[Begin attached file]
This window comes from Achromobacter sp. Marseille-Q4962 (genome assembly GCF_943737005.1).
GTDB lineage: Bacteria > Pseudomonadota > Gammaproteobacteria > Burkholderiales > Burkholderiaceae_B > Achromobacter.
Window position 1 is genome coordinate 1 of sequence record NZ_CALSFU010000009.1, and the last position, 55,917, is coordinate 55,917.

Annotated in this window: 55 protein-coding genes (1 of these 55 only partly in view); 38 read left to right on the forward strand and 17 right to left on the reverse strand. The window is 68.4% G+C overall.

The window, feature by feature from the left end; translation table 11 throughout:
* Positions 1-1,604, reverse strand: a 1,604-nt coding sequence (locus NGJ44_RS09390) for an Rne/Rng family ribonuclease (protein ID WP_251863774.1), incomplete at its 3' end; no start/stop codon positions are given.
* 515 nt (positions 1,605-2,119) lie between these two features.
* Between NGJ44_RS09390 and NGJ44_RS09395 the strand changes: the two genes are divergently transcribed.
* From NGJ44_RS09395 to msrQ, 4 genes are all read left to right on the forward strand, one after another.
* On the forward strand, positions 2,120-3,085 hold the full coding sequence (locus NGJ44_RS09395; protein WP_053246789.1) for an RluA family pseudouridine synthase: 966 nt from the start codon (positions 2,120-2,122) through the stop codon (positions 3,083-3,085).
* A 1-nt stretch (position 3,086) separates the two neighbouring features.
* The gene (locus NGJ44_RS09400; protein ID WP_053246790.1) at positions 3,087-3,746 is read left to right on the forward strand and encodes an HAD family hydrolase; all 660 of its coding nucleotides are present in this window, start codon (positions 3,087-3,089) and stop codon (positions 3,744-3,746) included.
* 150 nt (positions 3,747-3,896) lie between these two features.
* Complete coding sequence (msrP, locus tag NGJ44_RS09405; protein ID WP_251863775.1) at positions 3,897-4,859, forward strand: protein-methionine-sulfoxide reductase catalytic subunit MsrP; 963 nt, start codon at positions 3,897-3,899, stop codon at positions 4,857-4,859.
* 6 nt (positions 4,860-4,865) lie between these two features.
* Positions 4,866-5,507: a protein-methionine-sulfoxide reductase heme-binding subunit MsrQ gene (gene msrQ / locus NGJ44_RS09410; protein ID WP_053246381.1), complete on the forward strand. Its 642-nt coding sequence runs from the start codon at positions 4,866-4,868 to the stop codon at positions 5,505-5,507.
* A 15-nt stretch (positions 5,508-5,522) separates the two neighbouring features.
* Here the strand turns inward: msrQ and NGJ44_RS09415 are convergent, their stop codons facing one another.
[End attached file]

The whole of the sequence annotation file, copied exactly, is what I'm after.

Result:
This window comes from Achromobacter sp. Marseille-Q4962 (genome assembly GCF_943737005.1).
GTDB lineage: Bacteria > Pseudomonadota > Gammaproteobacteria > Burkholderiales > Burkholderiaceae_B > Achromobacter.
Window position 1 is genome coordinate 1 of sequence record NZ_CALSFU010000009.1, and the last position, 55,917, is coordinate 55,917.

Annotated in this window: 55 protein-coding genes (1 of these 55 only partly in view); 38 read left to right on the forward strand and 17 right to left on the reverse strand. The window is 68.4% G+C overall.

The window, feature by feature from the left end; translation table 11 throughout:
* Positions 1-1,604, reverse strand: a 1,604-nt coding sequence (locus NGJ44_RS09390) for an Rne/Rng family ribonuclease (protein ID WP_251863774.1), incomplete at its 3' end; no start/stop codon positions are given.
* 515 nt (positions 1,605-2,119) lie between these two features.
* Between NGJ44_RS09390 and NGJ44_RS09395 the strand changes: the two genes are divergently transcribed.
* From NGJ44_RS09395 to msrQ, 4 genes are all read left to right on the forward strand, one after another.
* On the forward strand, positions 2,120-3,085 hold the full coding sequence (locus NGJ44_RS09395; protein WP_053246789.1) for an RluA family pseudouridine synthase: 966 nt from the start codon (positions 2,120-2,122) through the stop codon (positions 3,083-3,085).
* A 1-nt stretch (position 3,086) separates the two neighbouring features.
* The gene (locus NGJ44_RS09400; protein ID WP_053246790.1) at positions 3,087-3,746 is read left to right on the forward strand and encodes an HAD family hydrolase; all 660 of its coding nucleotides are present in this window, start codon (positions 3,087-3,089) and stop codon (positions 3,744-3,746) included.
* 150 nt (positions 3,747-3,896) lie between these two features.
* Complete coding sequence (msrP, locus tag NGJ44_RS09405; protein ID WP_251863775.1) at positions 3,897-4,859, forward strand: protein-methionine-sulfoxide reductase catalytic subunit MsrP; 963 nt, start codon at positions 3,897-3,899, stop codon at positions 4,857-4,859.
* 6 nt (positions 4,860-4,865) lie between these two features.
* Positions 4,866-5,507: a protein-methionine-sulfoxide reductase heme-binding subunit MsrQ gene (gene msrQ / locus NGJ44_RS09410; protein ID WP_053246381.1), complete on the forward strand. Its 642-nt coding sequence runs from the start codon at positions 4,866-4,868 to the stop codon at positions 5,505-5,507.
* A 15-nt stretch (positions 5,508-5,522) separates the two neighbouring features.
* Here the strand turns inward: msrQ and NGJ44_RS09415 are convergent, their stop codons facing one another.